NHS warns against driving while taking pills that make you sleepy.

Motorists who suffer from hay fever are being warned to make sure their medication does not impair their ability to drive.

The precautionary message, which comes from road safety organisation GEM Motoring Assist, says drivers should be aware of the possible effects hay fever treatments can have on their driving. The organisation recommends checking the packaging and leaflets that come with medication to find out what the side-effects of the remedies might be.

Some hay fever medication, for example, can cause drowsiness, which the NHS says will cause delayed reactions, reduced coordination and impaired judgement. The NHS also warns that anyone who takes medication that causes drowsiness should not “drive or use machinery”.

Antihistamine medication on table

GEM Motoring Assist’s warning coincides with the arrival of warmer weather and a potential increase in the pollen count. According to the Met Office forecast, temperatures in London are expected to rise into the mid-twenties over the weekend and into next week, with ‘very high’ pollen levels expected over the weekend.

The organisation’s road safety officer Neil Worth said it was vital that drivers check their medication with a GP or pharmacist and that they read any warnings on the labels.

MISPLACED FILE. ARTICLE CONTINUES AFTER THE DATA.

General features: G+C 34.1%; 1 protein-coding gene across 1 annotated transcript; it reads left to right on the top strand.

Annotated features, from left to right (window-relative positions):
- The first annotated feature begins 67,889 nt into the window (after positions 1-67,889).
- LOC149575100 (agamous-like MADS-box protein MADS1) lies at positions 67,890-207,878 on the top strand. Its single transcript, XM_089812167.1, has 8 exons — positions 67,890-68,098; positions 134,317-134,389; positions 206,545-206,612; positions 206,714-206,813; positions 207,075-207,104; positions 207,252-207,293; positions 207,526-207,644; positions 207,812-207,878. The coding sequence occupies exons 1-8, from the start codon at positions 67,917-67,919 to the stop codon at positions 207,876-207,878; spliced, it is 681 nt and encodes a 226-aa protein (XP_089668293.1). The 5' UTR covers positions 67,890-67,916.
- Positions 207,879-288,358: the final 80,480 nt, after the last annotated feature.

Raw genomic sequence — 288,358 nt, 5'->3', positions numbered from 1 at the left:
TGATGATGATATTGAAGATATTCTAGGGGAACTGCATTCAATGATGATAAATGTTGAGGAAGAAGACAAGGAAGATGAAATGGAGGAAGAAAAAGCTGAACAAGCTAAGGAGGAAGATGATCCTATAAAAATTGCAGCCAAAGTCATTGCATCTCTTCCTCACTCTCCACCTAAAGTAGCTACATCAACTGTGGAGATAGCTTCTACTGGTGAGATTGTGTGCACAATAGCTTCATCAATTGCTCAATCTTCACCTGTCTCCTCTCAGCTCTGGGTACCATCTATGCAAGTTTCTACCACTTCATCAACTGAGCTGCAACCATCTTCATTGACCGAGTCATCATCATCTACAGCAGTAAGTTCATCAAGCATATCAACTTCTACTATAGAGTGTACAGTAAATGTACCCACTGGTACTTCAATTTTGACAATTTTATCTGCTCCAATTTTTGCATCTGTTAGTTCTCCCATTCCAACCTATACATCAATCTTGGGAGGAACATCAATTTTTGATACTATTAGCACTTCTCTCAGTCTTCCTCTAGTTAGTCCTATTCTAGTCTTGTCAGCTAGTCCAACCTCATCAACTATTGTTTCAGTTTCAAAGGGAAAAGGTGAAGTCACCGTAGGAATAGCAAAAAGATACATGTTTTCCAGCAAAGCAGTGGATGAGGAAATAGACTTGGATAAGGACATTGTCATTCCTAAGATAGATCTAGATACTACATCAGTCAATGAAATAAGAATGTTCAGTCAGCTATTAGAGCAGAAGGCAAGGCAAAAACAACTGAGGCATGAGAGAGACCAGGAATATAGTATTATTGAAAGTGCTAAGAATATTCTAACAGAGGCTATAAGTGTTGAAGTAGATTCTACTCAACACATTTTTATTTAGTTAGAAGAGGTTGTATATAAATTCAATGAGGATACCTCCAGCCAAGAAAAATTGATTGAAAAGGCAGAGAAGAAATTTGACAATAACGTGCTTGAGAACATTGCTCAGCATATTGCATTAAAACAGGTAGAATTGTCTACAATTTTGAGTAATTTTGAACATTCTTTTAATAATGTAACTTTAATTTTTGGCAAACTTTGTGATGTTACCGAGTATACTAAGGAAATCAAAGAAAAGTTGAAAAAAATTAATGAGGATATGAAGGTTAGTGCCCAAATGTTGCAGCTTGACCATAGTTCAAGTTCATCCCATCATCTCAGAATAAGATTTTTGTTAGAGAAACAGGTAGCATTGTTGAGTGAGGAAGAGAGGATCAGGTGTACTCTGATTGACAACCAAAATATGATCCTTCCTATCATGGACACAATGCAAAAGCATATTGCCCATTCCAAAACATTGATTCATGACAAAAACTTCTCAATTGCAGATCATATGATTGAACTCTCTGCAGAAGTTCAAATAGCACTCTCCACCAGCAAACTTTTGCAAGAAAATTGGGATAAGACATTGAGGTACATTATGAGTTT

Woman blowing nose in front of blooming tree

“Some medicines, including those used to treat hay fever, can have an effect on your ability to drive safely,” he said. “They could make you tired, dizzy or groggy, and they can compromise your vision and reaction time. That’s why it’s so important to check with your GP or pharmacist, and to read any warnings contained on the labels of the medicines you plan to take.

“The same road traffic laws apply to therapeutic drugs as to illicit substances, so if your driving is impaired and you cause a collision, you risk prosecution and the loss of your licence.”

Car parked in dandelion meadow

Worth recommended a safety checklist for motorists who take hay fever medicine, telling motorists they should check with a healthcare professional to make sure the medicine will not affect their ability to drive - particularly if they are taking a new remedy for the first time. Worth says those using medicines that make them sleepy should consider moving to a non-drowsy alternative, and those who experience any potentially dangerous side-effects from their medication should not drive.

Worth’s checklist in full:

  • Ask your doctor or pharmacist if a medicine could affect your ability to drive. Be particularly careful if you are using a medicine for the first time.
  • If you do experience potentially dangerous side effects from a medicine, don’t drive. Organise a taxi or a lift from a friend if you need to travel.
  • If you find a particular medicine is making you sleepy, consider asking if there is a non-sedating alternative available.
  • It’s not just prescription medicines that can cause drowsiness and other potentially dangerous side-effects. So, check with your pharmacist if you plan to use an over-the-counter drug.
  • If you’re unsure about the warning given on the medicine you’re using, ask your doctor or pharmacist to explain any risks… before you drive anywhere.